Live music for individual patients

 

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Today’s typical healthcare facilities are busy, loud, unfamiliar places where patients have little control. Everyone who attends the patient wants something from them—doctors ask questions, nurses poke and prod, and visitors want to be reassured.

My goal is to make it easier for people to heal in a hospital.

What does a therapeutic musician do?

Therapeutic musicians play live, acoustic music to patients one-on-one at their bedside to create an environment that can be conducive to healing. We chose the music according to the patient’s needs in the moment. As the patient’s needs change, we change the music accordingly.

We work collaboratively with the healthcare facility staff or hospice team, discussing the patient’s condition within HIPAA requirements, and charting the patient’s reactions and results.

Therapeutic musicians are trained to focus on the individual patient we’re serving. We ask nothing from the patient except their permission. We use sound to create a space for the patient where they can let healing occur.

Why provide music at the bedside?

  1. To boost the immune system

  2. To accelerate surgical recovery

  3. To alleviate anxiety and stress

  4. To stabilize heart rate and reduce blood pressure

  5. To reduce the need for anesthesia and pain medication

  6. To promote healing or assist in the life/death transition

Read some of the research that supports healing music.

Why live music?

One of the biggest differences between receiving recorded music versus live music is that a live musician can alter the music to fit the patient’s needs instantly, changing not only what song they are playing but how they are playing it. Studies suggest that the patient's music preference plays an important factor in influencing their healing response to the music.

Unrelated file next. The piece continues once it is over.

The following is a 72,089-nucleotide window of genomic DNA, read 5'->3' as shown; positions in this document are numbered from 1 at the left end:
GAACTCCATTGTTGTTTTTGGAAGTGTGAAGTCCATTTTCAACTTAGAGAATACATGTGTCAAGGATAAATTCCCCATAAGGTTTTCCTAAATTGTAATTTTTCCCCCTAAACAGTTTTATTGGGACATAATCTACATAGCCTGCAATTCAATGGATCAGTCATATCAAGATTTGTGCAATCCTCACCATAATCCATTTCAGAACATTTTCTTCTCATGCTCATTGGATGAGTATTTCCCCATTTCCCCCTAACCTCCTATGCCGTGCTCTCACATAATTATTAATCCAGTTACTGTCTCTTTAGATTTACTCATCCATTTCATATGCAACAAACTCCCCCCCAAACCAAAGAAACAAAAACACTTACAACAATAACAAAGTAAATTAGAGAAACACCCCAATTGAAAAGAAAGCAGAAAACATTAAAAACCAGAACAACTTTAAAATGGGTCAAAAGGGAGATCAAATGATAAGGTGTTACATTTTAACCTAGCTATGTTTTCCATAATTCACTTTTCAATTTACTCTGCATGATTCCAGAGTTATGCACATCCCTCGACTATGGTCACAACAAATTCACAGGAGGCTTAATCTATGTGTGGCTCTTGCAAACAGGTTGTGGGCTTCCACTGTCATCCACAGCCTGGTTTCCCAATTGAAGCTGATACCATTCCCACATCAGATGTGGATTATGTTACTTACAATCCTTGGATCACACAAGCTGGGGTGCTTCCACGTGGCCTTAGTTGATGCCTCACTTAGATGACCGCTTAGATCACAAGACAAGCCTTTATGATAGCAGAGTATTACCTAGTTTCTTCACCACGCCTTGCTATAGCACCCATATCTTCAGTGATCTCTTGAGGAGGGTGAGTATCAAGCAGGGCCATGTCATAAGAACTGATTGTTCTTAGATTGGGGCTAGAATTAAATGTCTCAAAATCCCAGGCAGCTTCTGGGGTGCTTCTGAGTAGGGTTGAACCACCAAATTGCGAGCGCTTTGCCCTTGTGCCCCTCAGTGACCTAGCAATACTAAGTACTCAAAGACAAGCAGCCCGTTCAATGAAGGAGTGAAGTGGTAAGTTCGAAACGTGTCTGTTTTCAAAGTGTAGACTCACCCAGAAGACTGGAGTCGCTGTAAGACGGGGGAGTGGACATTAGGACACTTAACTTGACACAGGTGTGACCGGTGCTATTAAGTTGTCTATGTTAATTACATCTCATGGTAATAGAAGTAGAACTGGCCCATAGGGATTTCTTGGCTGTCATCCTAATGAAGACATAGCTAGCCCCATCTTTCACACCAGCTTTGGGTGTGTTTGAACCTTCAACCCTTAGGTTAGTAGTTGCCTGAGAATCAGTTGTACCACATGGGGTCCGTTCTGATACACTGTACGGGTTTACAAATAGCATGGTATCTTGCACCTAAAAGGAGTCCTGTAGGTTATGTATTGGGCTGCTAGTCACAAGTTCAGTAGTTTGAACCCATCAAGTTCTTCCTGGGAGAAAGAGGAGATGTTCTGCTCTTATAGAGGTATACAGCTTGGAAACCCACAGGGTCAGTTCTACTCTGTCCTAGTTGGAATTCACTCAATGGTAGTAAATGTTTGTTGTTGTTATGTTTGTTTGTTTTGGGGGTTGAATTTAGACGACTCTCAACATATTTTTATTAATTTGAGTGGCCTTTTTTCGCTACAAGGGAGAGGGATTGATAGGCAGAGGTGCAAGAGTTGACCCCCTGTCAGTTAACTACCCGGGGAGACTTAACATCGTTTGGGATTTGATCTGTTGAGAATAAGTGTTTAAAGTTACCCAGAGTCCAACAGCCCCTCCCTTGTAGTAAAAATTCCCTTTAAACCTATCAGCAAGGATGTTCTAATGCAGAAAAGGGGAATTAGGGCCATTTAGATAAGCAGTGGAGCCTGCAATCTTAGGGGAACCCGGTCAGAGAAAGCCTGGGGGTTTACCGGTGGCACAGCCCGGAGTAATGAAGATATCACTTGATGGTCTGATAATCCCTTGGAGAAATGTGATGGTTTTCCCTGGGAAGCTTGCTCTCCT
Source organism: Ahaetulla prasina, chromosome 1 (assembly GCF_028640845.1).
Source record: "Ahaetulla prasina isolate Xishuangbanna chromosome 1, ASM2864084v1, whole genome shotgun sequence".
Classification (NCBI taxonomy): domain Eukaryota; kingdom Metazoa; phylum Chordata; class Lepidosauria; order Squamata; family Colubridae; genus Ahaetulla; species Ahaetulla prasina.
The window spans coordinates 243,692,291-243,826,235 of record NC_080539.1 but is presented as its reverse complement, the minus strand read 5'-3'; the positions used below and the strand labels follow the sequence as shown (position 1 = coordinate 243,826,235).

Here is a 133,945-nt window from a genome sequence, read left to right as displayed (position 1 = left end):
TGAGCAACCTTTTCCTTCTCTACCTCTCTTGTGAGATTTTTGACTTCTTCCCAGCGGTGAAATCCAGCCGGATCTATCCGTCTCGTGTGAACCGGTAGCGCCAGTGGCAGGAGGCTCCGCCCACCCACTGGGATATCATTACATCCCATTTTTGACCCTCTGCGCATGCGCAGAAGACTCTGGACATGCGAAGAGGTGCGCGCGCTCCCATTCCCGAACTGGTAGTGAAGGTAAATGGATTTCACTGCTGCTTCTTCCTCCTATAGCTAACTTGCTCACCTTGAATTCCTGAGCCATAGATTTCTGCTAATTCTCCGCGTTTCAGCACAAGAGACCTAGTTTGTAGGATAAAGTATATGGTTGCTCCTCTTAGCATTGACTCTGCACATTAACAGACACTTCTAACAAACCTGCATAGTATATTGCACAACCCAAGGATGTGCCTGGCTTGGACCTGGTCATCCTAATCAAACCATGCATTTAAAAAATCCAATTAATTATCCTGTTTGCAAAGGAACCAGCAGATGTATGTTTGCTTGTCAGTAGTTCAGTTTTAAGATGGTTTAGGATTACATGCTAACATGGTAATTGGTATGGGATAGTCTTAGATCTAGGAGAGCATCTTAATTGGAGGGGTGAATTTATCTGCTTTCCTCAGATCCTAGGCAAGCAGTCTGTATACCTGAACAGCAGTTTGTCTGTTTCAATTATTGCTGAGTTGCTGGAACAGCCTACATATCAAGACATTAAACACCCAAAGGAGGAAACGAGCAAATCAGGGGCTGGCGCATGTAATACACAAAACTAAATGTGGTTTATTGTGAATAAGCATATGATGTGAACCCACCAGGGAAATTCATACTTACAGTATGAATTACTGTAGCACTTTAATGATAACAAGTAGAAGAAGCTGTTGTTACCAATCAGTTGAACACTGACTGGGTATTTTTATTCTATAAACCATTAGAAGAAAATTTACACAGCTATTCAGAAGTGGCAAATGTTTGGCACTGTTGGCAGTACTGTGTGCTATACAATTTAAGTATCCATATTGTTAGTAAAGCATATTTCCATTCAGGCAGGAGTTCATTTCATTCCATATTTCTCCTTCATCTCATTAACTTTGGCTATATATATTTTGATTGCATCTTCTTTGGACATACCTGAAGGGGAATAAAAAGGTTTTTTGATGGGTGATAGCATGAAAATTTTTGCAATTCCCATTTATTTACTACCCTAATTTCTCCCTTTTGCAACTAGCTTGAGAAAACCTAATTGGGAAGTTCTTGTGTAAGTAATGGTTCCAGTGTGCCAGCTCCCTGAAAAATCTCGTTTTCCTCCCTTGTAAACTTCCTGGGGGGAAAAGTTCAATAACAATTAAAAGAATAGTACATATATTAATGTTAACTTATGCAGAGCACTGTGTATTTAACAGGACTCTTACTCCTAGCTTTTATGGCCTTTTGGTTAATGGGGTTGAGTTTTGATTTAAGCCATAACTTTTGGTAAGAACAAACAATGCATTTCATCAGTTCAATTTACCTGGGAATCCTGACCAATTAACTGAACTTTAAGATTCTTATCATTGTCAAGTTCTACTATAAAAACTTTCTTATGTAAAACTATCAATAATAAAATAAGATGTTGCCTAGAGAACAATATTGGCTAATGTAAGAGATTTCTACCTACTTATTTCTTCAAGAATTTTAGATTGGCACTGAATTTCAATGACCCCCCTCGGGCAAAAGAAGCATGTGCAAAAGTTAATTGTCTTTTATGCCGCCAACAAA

Another advantage comes from using an acoustic instrument. The full spectrum of sound from my harp reaches the patient without being compressed or filtered by the recording process or speakers. The patient can feel the resonance of the music in a way that is not possible with tapes, CDs, or music downloads. Arnon et al. 2006 (PDF➚) shows longer-lasting beneficial effects from live music than from recordings.

How I can help

As a Certified Music Practitioner®, I am trained to provide live, therapeutic music as a service to patients who are ill, in order to foster a healing environment. For patients who are dying, I am trained to help with the life/death transition.

I serve individual patients, one-on-one at their bedside in the hospital, hospice, or nursing home. I work near Jersey City and New York City.

Read about who can benefit from live, therapeutic music, or see ways to contact me.

Harping On The Blue Ridge: Asheville, NChttp://www.flickr.com/photos/kleepet/2992235129/shapeimage_3_link_0